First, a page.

Over the past four years, RSPB Scotland, in partnership with University of Glasgow researchers, have been running a citizen science project surveying house sparrow colonies in Glasgow. 

This year, thanks to a Knowledge Exchange grant from the university, we have accelerated efforts with a dedicated officer and a work placement student attending events, and creating house sparrow meadows in city parks and community gardens. They have also been working with IT students to create a recording web app to make the project more efficient, and a game app aimed at teaching players to create house sparrow-friendly gardens.

Our people

Connecting people with nature

We have been connecting children to nature on our reserves, within the community and in our cities. In Glasgow and Edinburgh we've been working with eight schools within the Ambassador Schools programme, championing species such as the swift, house sparrow, garden bumblebee and water vole. 

Schools have been recording and creating habitats for wildlife, as well as planning and designing their local area with nature in mind. The Glasgow schools, for example, learned how to identify signs of water voles, and watched a relocation project in action.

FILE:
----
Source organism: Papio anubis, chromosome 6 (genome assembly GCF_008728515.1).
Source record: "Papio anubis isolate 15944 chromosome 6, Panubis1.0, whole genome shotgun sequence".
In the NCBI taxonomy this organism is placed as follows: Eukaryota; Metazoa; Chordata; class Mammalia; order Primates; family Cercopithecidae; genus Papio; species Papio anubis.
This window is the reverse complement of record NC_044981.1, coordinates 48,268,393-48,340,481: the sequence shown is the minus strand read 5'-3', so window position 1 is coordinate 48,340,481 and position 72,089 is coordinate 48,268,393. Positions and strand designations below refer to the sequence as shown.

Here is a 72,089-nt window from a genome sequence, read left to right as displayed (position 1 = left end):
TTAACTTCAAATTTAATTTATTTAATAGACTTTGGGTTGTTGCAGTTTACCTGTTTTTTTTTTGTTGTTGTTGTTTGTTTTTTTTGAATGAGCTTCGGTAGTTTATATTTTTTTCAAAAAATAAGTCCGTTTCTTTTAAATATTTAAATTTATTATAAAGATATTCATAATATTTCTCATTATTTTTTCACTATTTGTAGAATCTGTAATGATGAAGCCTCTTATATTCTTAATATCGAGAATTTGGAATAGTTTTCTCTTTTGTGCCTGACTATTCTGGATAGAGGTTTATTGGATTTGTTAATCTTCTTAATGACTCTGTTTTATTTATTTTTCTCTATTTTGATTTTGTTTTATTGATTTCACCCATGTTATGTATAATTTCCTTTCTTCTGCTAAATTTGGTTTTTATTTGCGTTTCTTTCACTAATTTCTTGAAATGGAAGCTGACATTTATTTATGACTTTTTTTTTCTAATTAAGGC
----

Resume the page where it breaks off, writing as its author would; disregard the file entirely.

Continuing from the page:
The Ambassador Schools programme encourages local businesses and community green spaces to champion their species through planting meadows and hedges and creating homes for nature. 

Fantastic feedback for school sessions

Continuing this work to help children experience nature, we have been providing engaging outdoor outreach sessions to primary schools across Aberdeen, Glasgow and Edinburgh as part of our Aldi-funded education programme. During the 2017-18 school year, a whopping 18,254 young people took part in these sessions and we've received some fantastic feedback. 

And finally, some great news from Aberdeen, where the groundbreaking Dolphinwatch programme will now include schools outreach, year-round community events and a dolphin festival in 2019. This two-year project has been made possible thanks to new funding from the Scottish Power Foundation and the Heritage Lottery Fund (Our Heritage Grant).